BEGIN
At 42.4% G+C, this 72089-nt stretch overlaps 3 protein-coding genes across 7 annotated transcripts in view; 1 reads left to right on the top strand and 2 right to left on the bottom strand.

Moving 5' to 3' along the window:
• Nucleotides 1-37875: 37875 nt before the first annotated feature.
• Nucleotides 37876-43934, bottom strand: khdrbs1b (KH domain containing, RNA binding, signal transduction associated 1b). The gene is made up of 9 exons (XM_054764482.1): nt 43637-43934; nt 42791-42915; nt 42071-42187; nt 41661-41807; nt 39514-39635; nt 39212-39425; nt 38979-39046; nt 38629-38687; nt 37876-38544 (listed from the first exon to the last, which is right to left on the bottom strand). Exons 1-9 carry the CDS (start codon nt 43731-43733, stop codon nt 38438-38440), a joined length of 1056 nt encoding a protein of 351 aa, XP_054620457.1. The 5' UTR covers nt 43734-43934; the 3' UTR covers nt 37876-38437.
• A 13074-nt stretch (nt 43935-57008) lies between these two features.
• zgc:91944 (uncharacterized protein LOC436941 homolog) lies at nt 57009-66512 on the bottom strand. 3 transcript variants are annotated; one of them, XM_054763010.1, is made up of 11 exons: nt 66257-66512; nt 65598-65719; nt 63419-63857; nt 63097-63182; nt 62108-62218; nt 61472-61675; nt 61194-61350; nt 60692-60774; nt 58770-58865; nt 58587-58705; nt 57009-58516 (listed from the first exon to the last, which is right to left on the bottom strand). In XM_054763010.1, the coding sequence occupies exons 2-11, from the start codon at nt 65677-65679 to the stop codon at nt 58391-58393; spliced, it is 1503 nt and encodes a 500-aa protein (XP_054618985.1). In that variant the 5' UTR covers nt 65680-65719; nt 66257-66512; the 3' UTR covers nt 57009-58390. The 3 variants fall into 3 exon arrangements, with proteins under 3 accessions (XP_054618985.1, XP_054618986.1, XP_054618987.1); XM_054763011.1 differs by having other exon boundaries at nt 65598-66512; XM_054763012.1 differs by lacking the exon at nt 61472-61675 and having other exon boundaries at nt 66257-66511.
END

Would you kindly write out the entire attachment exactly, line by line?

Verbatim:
At 42.4% G+C, this 72089-nt stretch overlaps 3 protein-coding genes across 7 annotated transcripts in view; 1 reads left to right on the top strand and 2 right to left on the bottom strand.

Moving 5' to 3' along the window:
• Nucleotides 1-37875: 37875 nt before the first annotated feature.
• Nucleotides 37876-43934, bottom strand: khdrbs1b (KH domain containing, RNA binding, signal transduction associated 1b). The gene is made up of 9 exons (XM_054764482.1): nt 43637-43934; nt 42791-42915; nt 42071-42187; nt 41661-41807; nt 39514-39635; nt 39212-39425; nt 38979-39046; nt 38629-38687; nt 37876-38544 (listed from the first exon to the last, which is right to left on the bottom strand). Exons 1-9 carry the CDS (start codon nt 43731-43733, stop codon nt 38438-38440), a joined length of 1056 nt encoding a protein of 351 aa, XP_054620457.1. The 5' UTR covers nt 43734-43934; the 3' UTR covers nt 37876-38437.
• A 13074-nt stretch (nt 43935-57008) lies between these two features.
• zgc:91944 (uncharacterized protein LOC436941 homolog) lies at nt 57009-66512 on the bottom strand. 3 transcript variants are annotated; one of them, XM_054763010.1, is made up of 11 exons: nt 66257-66512; nt 65598-65719; nt 63419-63857; nt 63097-63182; nt 62108-62218; nt 61472-61675; nt 61194-61350; nt 60692-60774; nt 58770-58865; nt 58587-58705; nt 57009-58516 (listed from the first exon to the last, which is right to left on the bottom strand). In XM_054763010.1, the coding sequence occupies exons 2-11, from the start codon at nt 65677-65679 to the stop codon at nt 58391-58393; spliced, it is 1503 nt and encodes a 500-aa protein (XP_054618985.1). In that variant the 5' UTR covers nt 65680-65719; nt 66257-66512; the 3' UTR covers nt 57009-58390. The 3 variants fall into 3 exon arrangements, with proteins under 3 accessions (XP_054618985.1, XP_054618986.1, XP_054618987.1); XM_054763011.1 differs by having other exon boundaries at nt 65598-66512; XM_054763012.1 differs by lacking the exon at nt 61472-61675 and having other exon boundaries at nt 66257-66511.